At home and work, Natasha Mead’s serene, contemplative aesthetic gently blurs boundaries in a celebration of design for the ages.
Graphic designer Natasha Mead jokes that she’s filled her Auckland cottage with a sanatorium-level amount of cream and beige, but it does make for a very calming abode. She’s lived here for about four years with her writer partner Alex Braae and their two flatmates.
So, Natasha, how would you describe this Freemans Bay haven? It’s very light and open, thanks to all the windows and the garden. It doesn’t feel like you’re in the inner city. It’s a beautiful house, but the external studio and garden were the biggest draw. Being surrounded by so much greenery keeps me grounded, and we love to eat in the garden in the warmer months.
What do you like to surround yourself with to make you feel at home? People. Ours is a communal-cooking house, so on weeknights dinner is the cornerstone of my day. In terms of objects, it’s probably the things I use the most frequently that give me that feeling of contentment — the Moccamaster coffee maker, the blue-rimmed stoneware set that was my dad’s in the ’70s, and the 1960s dining table and 1928 Cesca chairs I’ve lugged from flat to flat. Most of the furniture we own is second-hand, partly because it’s from design eras I’m drawn to, and partly because it’s often better quality for the price. If it’s crafted and designed well enough to last this long, then I know it’ll last into the future too. Alex hates me changing things around, but he’s also pretty blind to anything visual, so it’s mainly about how subtly I can pull it off!
Do you think your interior style reflects your design aesthetic? In certain ways yes, because I naturally gravitate towards an aesthetic philosophy that spans disciplines. I think the main difference is that at work I’m not the client, so I’m able to push boundaries that I may be less likely to push in my own space.
Tell us about your agency, 1/1 Studio… I freelanced straight out of design school for about five years and discovered what I found most rewarding was working with clients as ongoing collaborative partners, rather than a more traditional straight ‘commission’ approach. Many of our clients have grown in the years since I started out, so establishing as a studio was a way of growing with them.
The studio set-up also allows me to do a broad range of work: branding, print, web design, development. I find working on projects from an initial concept through to both digital and tactile points very satisfying — it’s the creation of a fully realised visual world, centred around one idea or philosophy.
Working in a team with Joe Swann, Natalie Thomson and Patrick Daley is also a great way to have more perspectives. Ideas get built on and become more robust, and it stops any of us getting complacent; the others will notice if something’s half-baked. It allows for work that’s more refined and purposeful.
We’re still a small studio, though, which is the way I like it. Capitalism’s ‘expand or die’ mentality is nonsense and completely unsustainable. We have to define success for ourselves, and for me it’s the opportunity to do work I care about, with and for good people.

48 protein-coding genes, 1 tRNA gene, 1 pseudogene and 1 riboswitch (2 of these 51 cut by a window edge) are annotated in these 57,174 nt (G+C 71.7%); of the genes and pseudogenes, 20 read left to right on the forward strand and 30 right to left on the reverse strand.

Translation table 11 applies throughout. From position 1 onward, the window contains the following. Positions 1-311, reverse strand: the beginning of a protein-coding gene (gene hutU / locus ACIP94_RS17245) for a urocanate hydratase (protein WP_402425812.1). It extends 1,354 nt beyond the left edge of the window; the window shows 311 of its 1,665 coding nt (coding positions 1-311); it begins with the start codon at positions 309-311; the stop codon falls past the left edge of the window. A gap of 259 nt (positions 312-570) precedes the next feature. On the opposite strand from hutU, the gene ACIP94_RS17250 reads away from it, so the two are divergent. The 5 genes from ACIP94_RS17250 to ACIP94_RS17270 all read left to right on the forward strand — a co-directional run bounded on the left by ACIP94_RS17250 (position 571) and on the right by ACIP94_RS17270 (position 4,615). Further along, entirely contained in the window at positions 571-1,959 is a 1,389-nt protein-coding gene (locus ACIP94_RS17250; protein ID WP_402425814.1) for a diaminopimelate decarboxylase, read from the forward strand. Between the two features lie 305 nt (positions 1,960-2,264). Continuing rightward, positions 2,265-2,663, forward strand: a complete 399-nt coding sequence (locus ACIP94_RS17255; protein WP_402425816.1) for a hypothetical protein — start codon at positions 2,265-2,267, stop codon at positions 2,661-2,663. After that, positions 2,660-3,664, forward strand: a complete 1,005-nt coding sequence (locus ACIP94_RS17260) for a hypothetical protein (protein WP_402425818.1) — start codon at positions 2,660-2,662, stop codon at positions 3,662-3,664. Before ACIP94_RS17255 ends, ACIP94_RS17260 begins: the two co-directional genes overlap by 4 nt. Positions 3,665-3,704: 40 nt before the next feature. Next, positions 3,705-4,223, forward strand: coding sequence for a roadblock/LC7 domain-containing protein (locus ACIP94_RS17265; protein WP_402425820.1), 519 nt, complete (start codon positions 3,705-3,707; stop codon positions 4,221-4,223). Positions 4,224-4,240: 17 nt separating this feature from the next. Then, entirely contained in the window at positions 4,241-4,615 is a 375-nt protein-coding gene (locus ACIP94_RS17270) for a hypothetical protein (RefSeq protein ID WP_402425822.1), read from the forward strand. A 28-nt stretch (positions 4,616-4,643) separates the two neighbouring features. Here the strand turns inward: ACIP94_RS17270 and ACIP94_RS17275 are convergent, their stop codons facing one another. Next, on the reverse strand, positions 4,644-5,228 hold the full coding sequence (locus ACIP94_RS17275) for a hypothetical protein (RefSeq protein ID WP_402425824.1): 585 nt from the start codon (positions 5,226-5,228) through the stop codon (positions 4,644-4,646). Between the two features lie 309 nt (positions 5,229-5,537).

What projects do you find the most enjoyable to work on? ‘Enjoyable’ is probably not a metric I use very often to measure projects; sometimes a frustrating process yields a more satisfying end result, because it means we resolved something tricky.
In saying that, last year we designed a new nail polish collection for one of our long-time clients, LA-based J.Hannah Jewelry, which felt like one of those fake briefs you’d make up at university just for fun.
How do you find work-life balance when you’re your own boss? I try to keep fairly regular hours, which is another good thing about not freelancing anymore. I’m still trying to get that part right, though. I think balance is probably one of those things you just have to keep striving for, rather than something you can ‘achieve’ in perpetuity.
Do you have any daily rituals that help you get into the zone for work? I’d love to say meditating or journalling or something, but really it’s just a fixed start time and plenty of coffee.
Who are your design muses? I’m fascinated by architect and furniture designer Eileen Gray, who was a pioneer of the modernist movement. She didn’t get the credit she was due in her time, which I think makes her achievements all the more notable. I love the art of Agnes Martin. I read an article about her struggles with mental illness and schizophrenia, and learning that her interior world was so chaotic and art was a way for her to organise her own reality really moved me. Graphically, the work of Veronica Ditting, who designs The Gentlewoman among many other things, is second to none. I think she played a big part in paving the way for a lot of the typographically led editorial design we see today.
Do you ever look to architecture and interiors for inspiration? Definitely! There’s a shared language there with design, but I’m also ignorant enough to enjoy them on an instinctual level, rather than trying to assess precisely how or why something’s so good.
I did a tour of Le Corbusier’s Maison La Roche in Paris last year and loved how well thought out the use of colour and space is — that exploration around highlighting and suppressing with tonal shifts was, and still is, quite remarkable. I’m really inspired by that systems-based thinking — every detail and requirement is so carefully studied, and the end result is so utterly enduring. That’s definitely an approach I aspire to in my own design.